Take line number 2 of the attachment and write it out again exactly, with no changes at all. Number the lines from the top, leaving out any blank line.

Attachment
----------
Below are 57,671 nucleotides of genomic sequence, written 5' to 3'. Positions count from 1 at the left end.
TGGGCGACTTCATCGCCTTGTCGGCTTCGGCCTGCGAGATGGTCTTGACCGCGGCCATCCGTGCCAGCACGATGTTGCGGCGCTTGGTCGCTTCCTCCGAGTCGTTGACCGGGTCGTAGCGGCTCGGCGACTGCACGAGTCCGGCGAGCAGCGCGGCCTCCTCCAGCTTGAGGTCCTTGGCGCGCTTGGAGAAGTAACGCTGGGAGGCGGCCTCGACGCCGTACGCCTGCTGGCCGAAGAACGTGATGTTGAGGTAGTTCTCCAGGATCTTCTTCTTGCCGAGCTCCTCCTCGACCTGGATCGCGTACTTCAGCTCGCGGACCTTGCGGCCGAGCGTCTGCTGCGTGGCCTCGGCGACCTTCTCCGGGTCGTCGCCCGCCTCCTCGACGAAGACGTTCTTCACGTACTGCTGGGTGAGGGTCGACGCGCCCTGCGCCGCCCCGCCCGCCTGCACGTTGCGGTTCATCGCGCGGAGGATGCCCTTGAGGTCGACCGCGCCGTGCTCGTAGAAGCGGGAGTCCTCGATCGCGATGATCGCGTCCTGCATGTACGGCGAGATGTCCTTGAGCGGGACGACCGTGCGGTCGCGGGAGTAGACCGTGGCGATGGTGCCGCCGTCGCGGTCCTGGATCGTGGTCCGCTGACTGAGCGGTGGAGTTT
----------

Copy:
TGGGCGACTTCATCGCCTTGTCGGCTTCGGCCTGCGAGATGGTCTTGACCGCGGCCATCCGTGCCAGCACGATGTTGCGGCGCTTGGTCGCTTCCTCCGAGTCGTTGACCGGGTCGTAGCGGCTCGGCGACTGCACGAGTCCGGCGAGCAGCGCGGCCTCCTCCAGCTTGAGGTCCTTGGCGCGCTTGGAGAAGTAACGCTGGGAGGCGGCCTCGACGCCGTACGCCTGCTGGCCGAAGAACGTGATGTTGAGGTAGTTCTCCAGGATCTTCTTCTTGCCGAGCTCCTCCTCGACCTGGATCGCGTACTTCAGCTCGCGGACCTTGCGGCCGAGCGTCTGCTGCGTGGCCTCGGCGACCTTCTCCGGGTCGTCGCCCGCCTCCTCGACGAAGACGTTCTTCACGTACTGCTGGGTGAGGGTCGACGCGCCCTGCGCCGCCCCGCCCGCCTGCACGTTGCGGTTCATCGCGCGGAGGATGCCCTTGAGGTCGACCGCGCCGTGCTCGTAGAAGCGGGAGTCCTCGATCGCGATGATCGCGTCCTGCATGTACGGCGAGATGTCCTTGAGCGGGACGACCGTGCGGTCGCGGGAGTAGACCGTGGCGATGGTGCCGCCGTCGCGGTCCTGGATCGTGGTCCGCTGACTGAGCGGTGGAGTTT